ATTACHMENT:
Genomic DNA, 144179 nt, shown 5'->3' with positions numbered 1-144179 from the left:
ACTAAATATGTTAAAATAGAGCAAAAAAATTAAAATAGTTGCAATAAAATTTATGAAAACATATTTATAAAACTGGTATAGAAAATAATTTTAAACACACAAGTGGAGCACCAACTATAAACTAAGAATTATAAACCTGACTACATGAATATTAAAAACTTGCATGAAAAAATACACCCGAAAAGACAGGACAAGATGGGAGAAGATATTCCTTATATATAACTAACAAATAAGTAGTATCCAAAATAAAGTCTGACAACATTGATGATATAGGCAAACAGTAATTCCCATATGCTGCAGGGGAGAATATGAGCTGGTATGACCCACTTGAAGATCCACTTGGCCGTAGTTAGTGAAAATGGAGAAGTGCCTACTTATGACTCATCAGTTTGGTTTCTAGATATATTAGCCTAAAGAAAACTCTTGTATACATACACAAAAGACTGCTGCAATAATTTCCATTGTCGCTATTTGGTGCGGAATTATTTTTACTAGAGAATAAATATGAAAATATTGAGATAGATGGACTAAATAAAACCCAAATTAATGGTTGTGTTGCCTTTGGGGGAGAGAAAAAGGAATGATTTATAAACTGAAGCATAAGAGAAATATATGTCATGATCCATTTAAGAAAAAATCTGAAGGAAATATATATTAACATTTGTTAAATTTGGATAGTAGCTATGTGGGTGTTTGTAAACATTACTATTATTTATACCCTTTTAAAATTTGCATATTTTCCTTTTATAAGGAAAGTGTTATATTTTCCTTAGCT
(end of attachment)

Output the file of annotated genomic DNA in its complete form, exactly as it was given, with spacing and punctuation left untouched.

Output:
Genomic DNA, 144179 nt, shown 5'->3' with positions numbered 1-144179 from the left:
ACTAAATATGTTAAAATAGAGCAAAAAAATTAAAATAGTTGCAATAAAATTTATGAAAACATATTTATAAAACTGGTATAGAAAATAATTTTAAACACACAAGTGGAGCACCAACTATAAACTAAGAATTATAAACCTGACTACATGAATATTAAAAACTTGCATGAAAAAATACACCCGAAAAGACAGGACAAGATGGGAGAAGATATTCCTTATATATAACTAACAAATAAGTAGTATCCAAAATAAAGTCTGACAACATTGATGATATAGGCAAACAGTAATTCCCATATGCTGCAGGGGAGAATATGAGCTGGTATGACCCACTTGAAGATCCACTTGGCCGTAGTTAGTGAAAATGGAGAAGTGCCTACTTATGACTCATCAGTTTGGTTTCTAGATATATTAGCCTAAAGAAAACTCTTGTATACATACACAAAAGACTGCTGCAATAATTTCCATTGTCGCTATTTGGTGCGGAATTATTTTTACTAGAGAATAAATATGAAAATATTGAGATAGATGGACTAAATAAAACCCAAATTAATGGTTGTGTTGCCTTTGGGGGAGAGAAAAAGGAATGATTTATAAACTGAAGCATAAGAGAAATATATGTCATGATCCATTTAAGAAAAAATCTGAAGGAAATATATATTAACATTTGTTAAATTTGGATAGTAGCTATGTGGGTGTTTGTAAACATTACTATTATTTATACCCTTTTAAAATTTGCATATTTTCCTTTTATAAGGAAAGTGTTATATTTTCCTTAGCT